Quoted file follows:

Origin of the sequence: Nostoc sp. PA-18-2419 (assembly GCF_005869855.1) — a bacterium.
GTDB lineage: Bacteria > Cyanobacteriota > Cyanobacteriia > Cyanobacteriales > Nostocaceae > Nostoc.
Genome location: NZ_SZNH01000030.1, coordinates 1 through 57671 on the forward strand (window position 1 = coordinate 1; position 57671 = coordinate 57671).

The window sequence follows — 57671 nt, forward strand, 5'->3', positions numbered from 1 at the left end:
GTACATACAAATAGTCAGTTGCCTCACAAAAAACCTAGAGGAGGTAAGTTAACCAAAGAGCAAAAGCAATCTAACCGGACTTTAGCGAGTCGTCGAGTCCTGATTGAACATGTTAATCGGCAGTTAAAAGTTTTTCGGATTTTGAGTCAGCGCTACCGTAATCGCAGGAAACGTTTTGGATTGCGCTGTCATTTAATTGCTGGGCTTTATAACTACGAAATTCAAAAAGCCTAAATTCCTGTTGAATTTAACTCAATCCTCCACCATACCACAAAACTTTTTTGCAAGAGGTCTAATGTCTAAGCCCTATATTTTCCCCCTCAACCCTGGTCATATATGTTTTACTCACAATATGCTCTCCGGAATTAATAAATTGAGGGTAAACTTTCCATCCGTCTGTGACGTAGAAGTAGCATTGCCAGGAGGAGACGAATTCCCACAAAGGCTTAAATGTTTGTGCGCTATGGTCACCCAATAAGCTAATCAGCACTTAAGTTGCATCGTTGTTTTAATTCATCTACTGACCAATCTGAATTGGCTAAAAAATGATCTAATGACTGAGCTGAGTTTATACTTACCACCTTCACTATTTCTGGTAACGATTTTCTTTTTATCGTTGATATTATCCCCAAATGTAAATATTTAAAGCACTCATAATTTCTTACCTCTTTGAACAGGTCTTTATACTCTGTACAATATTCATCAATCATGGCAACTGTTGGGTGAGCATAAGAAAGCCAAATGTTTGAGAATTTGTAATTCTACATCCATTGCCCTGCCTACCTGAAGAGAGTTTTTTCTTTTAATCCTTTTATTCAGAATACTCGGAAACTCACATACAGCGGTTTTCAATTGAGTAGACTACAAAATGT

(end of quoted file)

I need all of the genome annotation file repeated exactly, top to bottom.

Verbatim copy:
Origin of the sequence: Nostoc sp. PA-18-2419 (assembly GCF_005869855.1) — a bacterium.
GTDB lineage: Bacteria > Cyanobacteriota > Cyanobacteriia > Cyanobacteriales > Nostocaceae > Nostoc.
Genome location: NZ_SZNH01000030.1, coordinates 1 through 57671 on the forward strand (window position 1 = coordinate 1; position 57671 = coordinate 57671).

The window sequence follows — 57671 nt, forward strand, 5'->3', positions numbered from 1 at the left end:
GTACATACAAATAGTCAGTTGCCTCACAAAAAACCTAGAGGAGGTAAGTTAACCAAAGAGCAAAAGCAATCTAACCGGACTTTAGCGAGTCGTCGAGTCCTGATTGAACATGTTAATCGGCAGTTAAAAGTTTTTCGGATTTTGAGTCAGCGCTACCGTAATCGCAGGAAACGTTTTGGATTGCGCTGTCATTTAATTGCTGGGCTTTATAACTACGAAATTCAAAAAGCCTAAATTCCTGTTGAATTTAACTCAATCCTCCACCATACCACAAAACTTTTTTGCAAGAGGTCTAATGTCTAAGCCCTATATTTTCCCCCTCAACCCTGGTCATATATGTTTTACTCACAATATGCTCTCCGGAATTAATAAATTGAGGGTAAACTTTCCATCCGTCTGTGACGTAGAAGTAGCATTGCCAGGAGGAGACGAATTCCCACAAAGGCTTAAATGTTTGTGCGCTATGGTCACCCAATAAGCTAATCAGCACTTAAGTTGCATCGTTGTTTTAATTCATCTACTGACCAATCTGAATTGGCTAAAAAATGATCTAATGACTGAGCTGAGTTTATACTTACCACCTTCACTATTTCTGGTAACGATTTTCTTTTTATCGTTGATATTATCCCCAAATGTAAATATTTAAAGCACTCATAATTTCTTACCTCTTTGAACAGGTCTTTATACTCTGTACAATATTCATCAATCATGGCAACTGTTGGGTGAGCATAAGAAAGCCAAATGTTTGAGAATTTGTAATTCTACATCCATTGCCCTGCCTACCTGAAGAGAGTTTTTTCTTTTAATCCTTTTATTCAGAATACTCGGAAACTCACATACAGCGGTTTTCAATTGAGTAGACTACAAAATGT